secret or illegal cooperation or conspiracy, especially in order to cheat or deceive others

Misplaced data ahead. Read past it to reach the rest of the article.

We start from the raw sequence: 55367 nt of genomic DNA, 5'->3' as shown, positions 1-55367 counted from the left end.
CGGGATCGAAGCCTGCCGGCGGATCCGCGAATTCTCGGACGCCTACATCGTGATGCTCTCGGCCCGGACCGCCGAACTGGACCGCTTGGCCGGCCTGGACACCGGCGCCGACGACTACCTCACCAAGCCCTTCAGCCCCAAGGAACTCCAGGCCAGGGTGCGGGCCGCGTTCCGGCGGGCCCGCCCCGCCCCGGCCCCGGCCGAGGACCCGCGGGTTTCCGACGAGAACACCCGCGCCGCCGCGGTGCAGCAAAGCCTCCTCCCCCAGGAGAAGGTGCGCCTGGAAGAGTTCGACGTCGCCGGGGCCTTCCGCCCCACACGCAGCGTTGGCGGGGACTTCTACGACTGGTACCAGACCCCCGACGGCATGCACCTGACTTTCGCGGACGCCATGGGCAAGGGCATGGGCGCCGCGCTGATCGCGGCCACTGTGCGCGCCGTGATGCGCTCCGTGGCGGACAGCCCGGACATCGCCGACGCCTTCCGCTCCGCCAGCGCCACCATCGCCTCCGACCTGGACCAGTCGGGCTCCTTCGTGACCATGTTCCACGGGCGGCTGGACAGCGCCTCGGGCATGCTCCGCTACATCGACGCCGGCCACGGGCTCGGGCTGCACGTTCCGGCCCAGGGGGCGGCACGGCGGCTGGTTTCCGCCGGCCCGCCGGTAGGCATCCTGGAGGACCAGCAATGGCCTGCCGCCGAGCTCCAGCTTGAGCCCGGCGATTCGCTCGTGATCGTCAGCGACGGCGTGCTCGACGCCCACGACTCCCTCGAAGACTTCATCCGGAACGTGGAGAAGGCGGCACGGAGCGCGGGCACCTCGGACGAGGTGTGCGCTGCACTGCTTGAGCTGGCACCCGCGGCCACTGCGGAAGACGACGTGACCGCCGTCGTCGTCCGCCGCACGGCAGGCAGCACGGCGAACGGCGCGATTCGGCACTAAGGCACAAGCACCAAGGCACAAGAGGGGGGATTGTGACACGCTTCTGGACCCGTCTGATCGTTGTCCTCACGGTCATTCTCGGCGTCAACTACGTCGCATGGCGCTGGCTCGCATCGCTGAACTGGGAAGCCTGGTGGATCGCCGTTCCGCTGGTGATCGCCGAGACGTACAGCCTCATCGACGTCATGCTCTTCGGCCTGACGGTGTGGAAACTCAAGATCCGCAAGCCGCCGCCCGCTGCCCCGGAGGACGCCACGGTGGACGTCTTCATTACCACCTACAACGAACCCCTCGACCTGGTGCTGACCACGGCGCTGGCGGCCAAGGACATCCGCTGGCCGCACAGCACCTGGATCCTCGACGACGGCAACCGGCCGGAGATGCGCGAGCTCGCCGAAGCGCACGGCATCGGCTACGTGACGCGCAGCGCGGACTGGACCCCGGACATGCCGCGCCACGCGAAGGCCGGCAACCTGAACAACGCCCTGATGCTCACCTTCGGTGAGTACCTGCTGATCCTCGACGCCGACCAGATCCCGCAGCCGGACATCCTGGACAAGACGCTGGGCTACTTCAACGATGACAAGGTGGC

This isn’t a very nice word. I wonder, though, if a second meaning is beginning to emerge through common usage—one not involving illegality or cheating or deceit. The definition above, from the Oxford American Dictionary, already hints at this with the word especially. Note the difference between that definition and the one from The American Heritage Dictionary: “A secret agreement between two or more parties for a fraudulent, illegal, or deceitful purpose.” The Merriam-Webster Dictionary‘s definition, which also uses especially, seems to leave the most room for a more neutral connotation: “secret agreement or cooperation especially for an illegal or deceitful purpose.” My guess is that as the word continues to be used outside of the legal profession, its meaning will become more generalized to the point where people will, given the proper context, understand it to mean “a secret agreement or activity between two or more parties.” But, that’s only a guess. Who knows? Maybe that has already happened.